But would the Kings do that? You would think that trading for Gay this season when there was no real shot at competing would indicate that Sacramento wanted him for the long haul. At least it sounds as though Kings owner Vivek Ranadive and his staff thought this all out, as Ranadive broke down in an interview with James Dubin at ESPN.com:
Look at Rudy Gay. You could look at one level of numbers and say, “In Toronto he’s scoring 24 points a game, so he’s great.” And then you go next level and say, “Yeah, but he’s only shooting [X] percent, so he’s terrible.” What we did is, we looked at all six years of data, we looked at spatial data, we looked at what happened with a big guy, and what would happen if he was the second or the third option. We concluded that his efficiency would go up dramatically, and sure enough, it’s gone up 20 percentage points. (Note: Gay’s true shooting percentage has increased from 46.8 with Toronto to 57.4 with Sacramento this season, a jump of 8.6 percent. His player efficiency rating, a measure of per-minute efficiency, has gone from 14.7 in Toronto to 20.5 in Sacramento.)
It's promising for Gay's future that Sacramento believes he can become a more efficient player and perhaps enjoy a similar career revival like Ellis has in Dallas, but there are still plenty of dangers attached to a long-term deal.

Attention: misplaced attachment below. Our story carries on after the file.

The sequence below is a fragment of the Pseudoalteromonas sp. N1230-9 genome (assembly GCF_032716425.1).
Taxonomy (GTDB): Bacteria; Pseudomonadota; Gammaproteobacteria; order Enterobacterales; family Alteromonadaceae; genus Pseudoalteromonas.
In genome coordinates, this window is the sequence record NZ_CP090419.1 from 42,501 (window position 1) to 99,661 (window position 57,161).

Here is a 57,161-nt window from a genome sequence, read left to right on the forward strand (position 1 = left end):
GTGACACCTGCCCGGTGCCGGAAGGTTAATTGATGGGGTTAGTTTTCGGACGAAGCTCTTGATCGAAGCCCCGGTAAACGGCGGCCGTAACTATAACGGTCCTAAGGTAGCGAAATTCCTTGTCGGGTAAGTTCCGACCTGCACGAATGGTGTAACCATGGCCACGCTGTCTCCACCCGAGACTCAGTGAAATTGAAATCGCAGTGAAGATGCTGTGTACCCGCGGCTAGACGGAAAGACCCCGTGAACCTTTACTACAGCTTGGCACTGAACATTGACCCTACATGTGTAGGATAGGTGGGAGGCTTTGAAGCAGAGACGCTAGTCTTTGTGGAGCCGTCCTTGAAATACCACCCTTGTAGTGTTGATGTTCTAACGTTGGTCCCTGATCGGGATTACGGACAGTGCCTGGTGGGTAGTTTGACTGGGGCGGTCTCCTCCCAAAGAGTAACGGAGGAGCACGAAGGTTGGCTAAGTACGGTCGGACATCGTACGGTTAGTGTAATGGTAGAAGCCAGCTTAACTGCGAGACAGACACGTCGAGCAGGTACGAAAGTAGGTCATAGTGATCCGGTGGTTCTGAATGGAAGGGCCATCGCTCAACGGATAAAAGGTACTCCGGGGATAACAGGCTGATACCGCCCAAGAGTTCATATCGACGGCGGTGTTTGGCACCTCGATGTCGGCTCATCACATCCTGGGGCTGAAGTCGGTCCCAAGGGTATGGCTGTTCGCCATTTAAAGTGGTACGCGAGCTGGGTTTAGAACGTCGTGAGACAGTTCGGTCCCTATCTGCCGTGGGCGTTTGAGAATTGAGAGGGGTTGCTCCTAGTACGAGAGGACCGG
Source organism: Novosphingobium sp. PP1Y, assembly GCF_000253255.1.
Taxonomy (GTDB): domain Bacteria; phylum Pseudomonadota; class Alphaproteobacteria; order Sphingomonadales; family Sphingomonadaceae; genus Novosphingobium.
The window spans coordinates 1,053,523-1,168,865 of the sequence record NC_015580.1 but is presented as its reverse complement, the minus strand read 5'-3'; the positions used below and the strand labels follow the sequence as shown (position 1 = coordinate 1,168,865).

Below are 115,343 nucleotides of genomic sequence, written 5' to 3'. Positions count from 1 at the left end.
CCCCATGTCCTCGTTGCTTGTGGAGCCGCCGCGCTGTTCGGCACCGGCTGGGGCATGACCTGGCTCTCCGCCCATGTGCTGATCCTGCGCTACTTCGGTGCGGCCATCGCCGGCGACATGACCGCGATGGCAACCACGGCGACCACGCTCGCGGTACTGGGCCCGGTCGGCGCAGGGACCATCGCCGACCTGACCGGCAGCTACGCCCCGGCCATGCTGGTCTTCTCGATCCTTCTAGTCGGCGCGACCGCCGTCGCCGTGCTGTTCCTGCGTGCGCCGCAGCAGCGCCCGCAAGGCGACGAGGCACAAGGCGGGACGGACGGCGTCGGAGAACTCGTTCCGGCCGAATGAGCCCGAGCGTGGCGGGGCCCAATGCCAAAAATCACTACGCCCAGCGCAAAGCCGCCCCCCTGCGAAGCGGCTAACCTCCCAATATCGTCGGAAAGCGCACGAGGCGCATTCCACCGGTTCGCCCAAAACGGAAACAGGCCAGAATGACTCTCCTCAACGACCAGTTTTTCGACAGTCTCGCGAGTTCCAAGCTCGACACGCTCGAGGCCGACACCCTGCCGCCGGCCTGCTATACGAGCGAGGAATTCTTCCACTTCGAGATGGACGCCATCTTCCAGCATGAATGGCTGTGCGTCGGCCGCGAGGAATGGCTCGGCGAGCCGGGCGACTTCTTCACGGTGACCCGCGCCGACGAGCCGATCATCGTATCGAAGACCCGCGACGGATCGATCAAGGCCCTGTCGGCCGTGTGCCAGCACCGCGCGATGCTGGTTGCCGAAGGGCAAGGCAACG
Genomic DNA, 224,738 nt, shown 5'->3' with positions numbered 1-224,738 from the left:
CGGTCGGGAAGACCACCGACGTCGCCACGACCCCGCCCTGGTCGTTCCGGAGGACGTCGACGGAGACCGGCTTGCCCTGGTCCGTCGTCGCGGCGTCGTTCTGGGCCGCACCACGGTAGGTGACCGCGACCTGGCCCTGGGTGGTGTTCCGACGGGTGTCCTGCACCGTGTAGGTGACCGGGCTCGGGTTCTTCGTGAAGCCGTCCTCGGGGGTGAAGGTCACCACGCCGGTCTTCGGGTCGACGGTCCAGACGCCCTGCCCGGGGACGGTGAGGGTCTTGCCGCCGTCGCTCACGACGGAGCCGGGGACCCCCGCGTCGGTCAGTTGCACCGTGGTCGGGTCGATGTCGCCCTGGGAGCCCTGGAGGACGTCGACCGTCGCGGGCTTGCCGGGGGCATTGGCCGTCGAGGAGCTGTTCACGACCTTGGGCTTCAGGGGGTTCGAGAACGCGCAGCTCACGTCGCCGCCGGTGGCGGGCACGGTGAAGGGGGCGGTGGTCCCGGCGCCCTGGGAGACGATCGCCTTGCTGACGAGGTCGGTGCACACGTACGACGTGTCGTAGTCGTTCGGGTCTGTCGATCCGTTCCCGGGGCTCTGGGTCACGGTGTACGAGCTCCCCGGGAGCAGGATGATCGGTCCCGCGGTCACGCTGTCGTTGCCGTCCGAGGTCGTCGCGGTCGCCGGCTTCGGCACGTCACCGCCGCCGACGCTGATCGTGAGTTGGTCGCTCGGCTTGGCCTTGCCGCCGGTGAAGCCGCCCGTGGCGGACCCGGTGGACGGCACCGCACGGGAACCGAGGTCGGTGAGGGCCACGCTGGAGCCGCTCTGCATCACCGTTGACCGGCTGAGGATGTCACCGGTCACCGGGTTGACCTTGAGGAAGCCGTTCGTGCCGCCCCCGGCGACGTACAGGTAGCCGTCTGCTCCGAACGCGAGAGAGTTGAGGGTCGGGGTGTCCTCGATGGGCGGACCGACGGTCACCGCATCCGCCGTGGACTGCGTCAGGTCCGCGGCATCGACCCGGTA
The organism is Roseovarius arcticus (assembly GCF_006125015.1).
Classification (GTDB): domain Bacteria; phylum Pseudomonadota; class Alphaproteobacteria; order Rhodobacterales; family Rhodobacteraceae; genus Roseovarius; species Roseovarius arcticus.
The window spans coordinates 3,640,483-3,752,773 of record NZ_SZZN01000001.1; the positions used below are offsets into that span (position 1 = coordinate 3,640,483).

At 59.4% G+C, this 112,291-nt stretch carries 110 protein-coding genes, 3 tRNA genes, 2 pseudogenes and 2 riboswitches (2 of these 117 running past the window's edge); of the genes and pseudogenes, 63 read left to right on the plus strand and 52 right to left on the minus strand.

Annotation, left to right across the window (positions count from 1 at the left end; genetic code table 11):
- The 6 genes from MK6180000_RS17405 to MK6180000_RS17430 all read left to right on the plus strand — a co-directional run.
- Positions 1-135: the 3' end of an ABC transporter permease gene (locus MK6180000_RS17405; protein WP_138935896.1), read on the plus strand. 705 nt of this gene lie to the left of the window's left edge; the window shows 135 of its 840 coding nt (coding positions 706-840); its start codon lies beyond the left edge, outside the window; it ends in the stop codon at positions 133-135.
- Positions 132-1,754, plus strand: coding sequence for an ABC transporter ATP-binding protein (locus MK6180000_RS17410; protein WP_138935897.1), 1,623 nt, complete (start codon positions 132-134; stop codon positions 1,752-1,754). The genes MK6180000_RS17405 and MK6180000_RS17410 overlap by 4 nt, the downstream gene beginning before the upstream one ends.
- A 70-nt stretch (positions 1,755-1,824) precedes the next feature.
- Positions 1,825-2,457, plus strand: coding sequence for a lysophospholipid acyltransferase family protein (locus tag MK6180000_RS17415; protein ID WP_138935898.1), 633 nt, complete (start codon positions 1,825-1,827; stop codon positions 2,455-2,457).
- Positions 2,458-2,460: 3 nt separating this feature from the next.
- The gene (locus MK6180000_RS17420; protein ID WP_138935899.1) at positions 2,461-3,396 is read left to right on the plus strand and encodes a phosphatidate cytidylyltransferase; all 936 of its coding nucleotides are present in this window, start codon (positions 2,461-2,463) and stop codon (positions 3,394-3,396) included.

While the prospect of paying Gay $19.3 million (and almost certainly entering the luxury tax in the process) is far from appealing, the Kings run the risk of negotiating against themselves and Gay's former deal instead of letting the market deem what he's worth.
Of course, it's Gay who holds most of the cards here. If he wants to accept his player option, which he probably should, then that's his prerogative. Sacramento's front office is fully aware of that being the most likely scenario, so that's not a surprise.
Gay is probably worth somewhere in the range of $8 million per year in free agency, but it would frankly be a little shocking if it came to that point quite yet.
If he can continue to restore some of his value in Sacramento, it would make sense to spend another year there and evaluate everything during the 2015 offseason, where there should be more teams with cap space available.
Essentially, Gay can make $19.3 million for delaying his decision and improving the chances he'll be able to secure a long-term deal. That's just too much money to pass up.